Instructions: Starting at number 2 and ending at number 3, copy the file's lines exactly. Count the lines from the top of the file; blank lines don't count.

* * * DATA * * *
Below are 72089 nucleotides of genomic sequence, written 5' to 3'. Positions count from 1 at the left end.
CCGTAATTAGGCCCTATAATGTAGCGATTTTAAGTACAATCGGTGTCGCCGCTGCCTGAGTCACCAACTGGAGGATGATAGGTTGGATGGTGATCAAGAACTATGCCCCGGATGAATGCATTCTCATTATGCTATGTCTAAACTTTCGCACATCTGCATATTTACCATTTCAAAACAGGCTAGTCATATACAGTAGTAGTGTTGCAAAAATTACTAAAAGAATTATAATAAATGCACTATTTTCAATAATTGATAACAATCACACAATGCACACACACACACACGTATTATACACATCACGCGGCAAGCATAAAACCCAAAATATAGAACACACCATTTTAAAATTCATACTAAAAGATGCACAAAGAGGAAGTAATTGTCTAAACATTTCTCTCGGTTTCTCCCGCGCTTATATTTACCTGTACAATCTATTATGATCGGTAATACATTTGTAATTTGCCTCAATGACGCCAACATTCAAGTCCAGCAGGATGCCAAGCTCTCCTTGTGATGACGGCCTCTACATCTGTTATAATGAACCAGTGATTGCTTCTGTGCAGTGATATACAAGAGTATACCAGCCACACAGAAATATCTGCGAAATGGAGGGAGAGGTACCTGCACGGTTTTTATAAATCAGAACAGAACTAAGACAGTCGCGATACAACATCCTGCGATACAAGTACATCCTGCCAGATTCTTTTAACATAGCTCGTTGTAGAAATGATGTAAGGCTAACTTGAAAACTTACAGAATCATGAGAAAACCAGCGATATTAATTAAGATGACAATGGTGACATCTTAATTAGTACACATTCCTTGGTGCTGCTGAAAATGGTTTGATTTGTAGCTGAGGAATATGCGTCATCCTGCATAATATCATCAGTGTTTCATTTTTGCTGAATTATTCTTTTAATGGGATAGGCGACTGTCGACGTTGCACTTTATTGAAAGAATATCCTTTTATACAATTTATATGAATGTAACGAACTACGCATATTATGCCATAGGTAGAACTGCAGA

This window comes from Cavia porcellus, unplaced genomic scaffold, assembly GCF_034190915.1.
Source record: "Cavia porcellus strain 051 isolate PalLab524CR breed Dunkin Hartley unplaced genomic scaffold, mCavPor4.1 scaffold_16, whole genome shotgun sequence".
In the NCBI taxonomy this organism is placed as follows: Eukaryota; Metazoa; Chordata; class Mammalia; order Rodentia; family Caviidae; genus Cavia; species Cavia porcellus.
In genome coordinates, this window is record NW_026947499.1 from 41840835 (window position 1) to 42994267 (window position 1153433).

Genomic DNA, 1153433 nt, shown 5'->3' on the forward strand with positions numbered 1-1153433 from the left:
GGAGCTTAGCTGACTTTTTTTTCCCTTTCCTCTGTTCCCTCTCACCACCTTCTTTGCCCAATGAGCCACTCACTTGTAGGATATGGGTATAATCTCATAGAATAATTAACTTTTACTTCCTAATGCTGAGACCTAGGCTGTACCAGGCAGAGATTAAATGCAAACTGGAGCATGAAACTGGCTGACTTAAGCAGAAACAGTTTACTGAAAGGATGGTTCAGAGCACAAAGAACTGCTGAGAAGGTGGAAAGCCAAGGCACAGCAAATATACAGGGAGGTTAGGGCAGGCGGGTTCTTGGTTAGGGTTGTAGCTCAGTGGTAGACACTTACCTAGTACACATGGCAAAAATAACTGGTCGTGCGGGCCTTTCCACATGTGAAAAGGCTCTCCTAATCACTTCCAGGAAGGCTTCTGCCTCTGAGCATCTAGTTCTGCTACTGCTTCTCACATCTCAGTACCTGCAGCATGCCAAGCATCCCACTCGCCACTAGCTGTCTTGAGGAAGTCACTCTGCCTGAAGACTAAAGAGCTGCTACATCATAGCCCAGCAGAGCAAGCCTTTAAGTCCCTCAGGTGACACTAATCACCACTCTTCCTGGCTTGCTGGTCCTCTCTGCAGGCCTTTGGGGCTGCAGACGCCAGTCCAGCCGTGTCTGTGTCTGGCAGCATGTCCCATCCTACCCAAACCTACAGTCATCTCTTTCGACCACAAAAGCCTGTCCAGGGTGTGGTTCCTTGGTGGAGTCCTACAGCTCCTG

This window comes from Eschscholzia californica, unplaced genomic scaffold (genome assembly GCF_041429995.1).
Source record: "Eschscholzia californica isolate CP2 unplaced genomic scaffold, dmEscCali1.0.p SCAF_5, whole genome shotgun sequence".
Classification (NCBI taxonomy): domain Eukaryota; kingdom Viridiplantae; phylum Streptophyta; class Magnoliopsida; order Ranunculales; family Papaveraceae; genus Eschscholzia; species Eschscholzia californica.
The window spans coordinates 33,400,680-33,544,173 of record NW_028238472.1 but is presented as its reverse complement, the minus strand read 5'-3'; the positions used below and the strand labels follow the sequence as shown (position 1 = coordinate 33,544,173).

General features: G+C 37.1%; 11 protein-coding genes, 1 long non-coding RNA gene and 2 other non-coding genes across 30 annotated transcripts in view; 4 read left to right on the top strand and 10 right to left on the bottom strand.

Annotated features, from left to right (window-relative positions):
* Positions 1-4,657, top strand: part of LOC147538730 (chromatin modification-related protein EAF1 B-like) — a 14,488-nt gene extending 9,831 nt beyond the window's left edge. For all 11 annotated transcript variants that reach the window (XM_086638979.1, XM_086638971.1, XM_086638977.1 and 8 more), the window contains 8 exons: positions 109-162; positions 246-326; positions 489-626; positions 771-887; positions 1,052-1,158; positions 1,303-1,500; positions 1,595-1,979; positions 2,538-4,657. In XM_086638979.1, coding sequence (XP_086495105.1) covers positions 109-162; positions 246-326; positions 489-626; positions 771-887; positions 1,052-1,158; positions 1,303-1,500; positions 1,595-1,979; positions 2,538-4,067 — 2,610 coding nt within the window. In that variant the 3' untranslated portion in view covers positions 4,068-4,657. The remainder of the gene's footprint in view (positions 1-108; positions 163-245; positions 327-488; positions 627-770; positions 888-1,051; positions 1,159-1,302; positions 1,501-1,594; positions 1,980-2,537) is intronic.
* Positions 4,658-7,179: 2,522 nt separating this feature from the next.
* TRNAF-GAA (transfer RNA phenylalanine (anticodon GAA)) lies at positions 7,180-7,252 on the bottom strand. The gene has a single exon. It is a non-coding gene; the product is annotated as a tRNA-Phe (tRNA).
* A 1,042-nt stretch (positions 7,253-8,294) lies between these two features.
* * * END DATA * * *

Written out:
CCGTAATTAGGCCCTATAATGTAGCGATTTTAAGTACAATCGGTGTCGCCGCTGCCTGAGTCACCAACTGGAGGATGATAGGTTGGATGGTGATCAAGAACTATGCCCCGGATGAATGCATTCTCATTATGCTATGTCTAAACTTTCGCACATCTGCATATTTACCATTTCAAAACAGGCTAGTCATATACAGTAGTAGTGTTGCAAAAATTACTAAAAGAATTATAATAAATGCACTATTTTCAATAATTGATAACAATCACACAATGCACACACACACACACGTATTATACACATCACGCGGCAAGCATAAAACCCAAAATATAGAACACACCATTTTAAAATTCATACTAAAAGATGCACAAAGAGGAAGTAATTGTCTAAACATTTCTCTCGGTTTCTCCCGCGCTTATATTTACCTGTACAATCTATTATGATCGGTAATACATTTGTAATTTGCCTCAATGACGCCAACATTCAAGTCCAGCAGGATGCCAAGCTCTCCTTGTGATGACGGCCTCTACATCTGTTATAATGAACCAGTGATTGCTTCTGTGCAGTGATATACAAGAGTATACCAGCCACACAGAAATATCTGCGAAATGGAGGGAGAGGTACCTGCACGGTTTTTATAAATCAGAACAGAACTAAGACAGTCGCGATACAACATCCTGCGATACAAGTACATCCTGCCAGATTCTTTTAACATAGCTCGTTGTAGAAATGATGTAAGGCTAACTTGAAAACTTACAGAATCATGAGAAAACCAGCGATATTAATTAAGATGACAATGGTGACATCTTAATTAGTACACATTCCTTGGTGCTGCTGAAAATGGTTTGATTTGTAGCTGAGGAATATGCGTCATCCTGCATAATATCATCAGTGTTTCATTTTTGCTGAATTATTCTTTTAATGGGATAGGCGACTGTCGACGTTGCACTTTATTGAAAGAATATCCTTTTATACAATTTATATGAATGTAACGAACTACGCATATTATGCCATAGGTAGAACTGCAGA

This window comes from Cavia porcellus, unplaced genomic scaffold, assembly GCF_034190915.1.